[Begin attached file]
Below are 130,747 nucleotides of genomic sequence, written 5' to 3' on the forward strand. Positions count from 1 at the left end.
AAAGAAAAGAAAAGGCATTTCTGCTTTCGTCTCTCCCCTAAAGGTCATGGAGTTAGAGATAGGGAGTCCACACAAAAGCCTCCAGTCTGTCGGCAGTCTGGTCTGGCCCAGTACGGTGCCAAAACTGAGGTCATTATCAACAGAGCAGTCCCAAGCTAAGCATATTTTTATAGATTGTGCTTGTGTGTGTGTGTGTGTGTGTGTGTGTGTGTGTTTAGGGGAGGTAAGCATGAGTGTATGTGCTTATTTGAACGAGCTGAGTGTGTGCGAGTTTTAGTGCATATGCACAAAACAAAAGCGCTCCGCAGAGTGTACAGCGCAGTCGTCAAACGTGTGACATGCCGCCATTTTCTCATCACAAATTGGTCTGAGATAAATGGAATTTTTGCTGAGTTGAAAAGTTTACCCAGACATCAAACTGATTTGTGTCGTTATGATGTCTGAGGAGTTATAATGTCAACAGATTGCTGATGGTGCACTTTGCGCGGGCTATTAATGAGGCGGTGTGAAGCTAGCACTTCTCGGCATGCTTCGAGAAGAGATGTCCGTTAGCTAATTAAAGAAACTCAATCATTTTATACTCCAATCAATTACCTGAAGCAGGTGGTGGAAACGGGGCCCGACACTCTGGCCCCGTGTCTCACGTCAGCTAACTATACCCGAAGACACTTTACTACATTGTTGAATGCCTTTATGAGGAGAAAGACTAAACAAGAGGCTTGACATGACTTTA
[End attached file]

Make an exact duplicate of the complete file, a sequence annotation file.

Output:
Below are 130,747 nucleotides of genomic sequence, written 5' to 3' on the forward strand. Positions count from 1 at the left end.
AAAGAAAAGAAAAGGCATTTCTGCTTTCGTCTCTCCCCTAAAGGTCATGGAGTTAGAGATAGGGAGTCCACACAAAAGCCTCCAGTCTGTCGGCAGTCTGGTCTGGCCCAGTACGGTGCCAAAACTGAGGTCATTATCAACAGAGCAGTCCCAAGCTAAGCATATTTTTATAGATTGTGCTTGTGTGTGTGTGTGTGTGTGTGTGTGTGTGTGTTTAGGGGAGGTAAGCATGAGTGTATGTGCTTATTTGAACGAGCTGAGTGTGTGCGAGTTTTAGTGCATATGCACAAAACAAAAGCGCTCCGCAGAGTGTACAGCGCAGTCGTCAAACGTGTGACATGCCGCCATTTTCTCATCACAAATTGGTCTGAGATAAATGGAATTTTTGCTGAGTTGAAAAGTTTACCCAGACATCAAACTGATTTGTGTCGTTATGATGTCTGAGGAGTTATAATGTCAACAGATTGCTGATGGTGCACTTTGCGCGGGCTATTAATGAGGCGGTGTGAAGCTAGCACTTCTCGGCATGCTTCGAGAAGAGATGTCCGTTAGCTAATTAAAGAAACTCAATCATTTTATACTCCAATCAATTACCTGAAGCAGGTGGTGGAAACGGGGCCCGACACTCTGGCCCCGTGTCTCACGTCAGCTAACTATACCCGAAGACACTTTACTACATTGTTGAATGCCTTTATGAGGAGAAAGACTAAACAAGAGGCTTGACATGACTTTA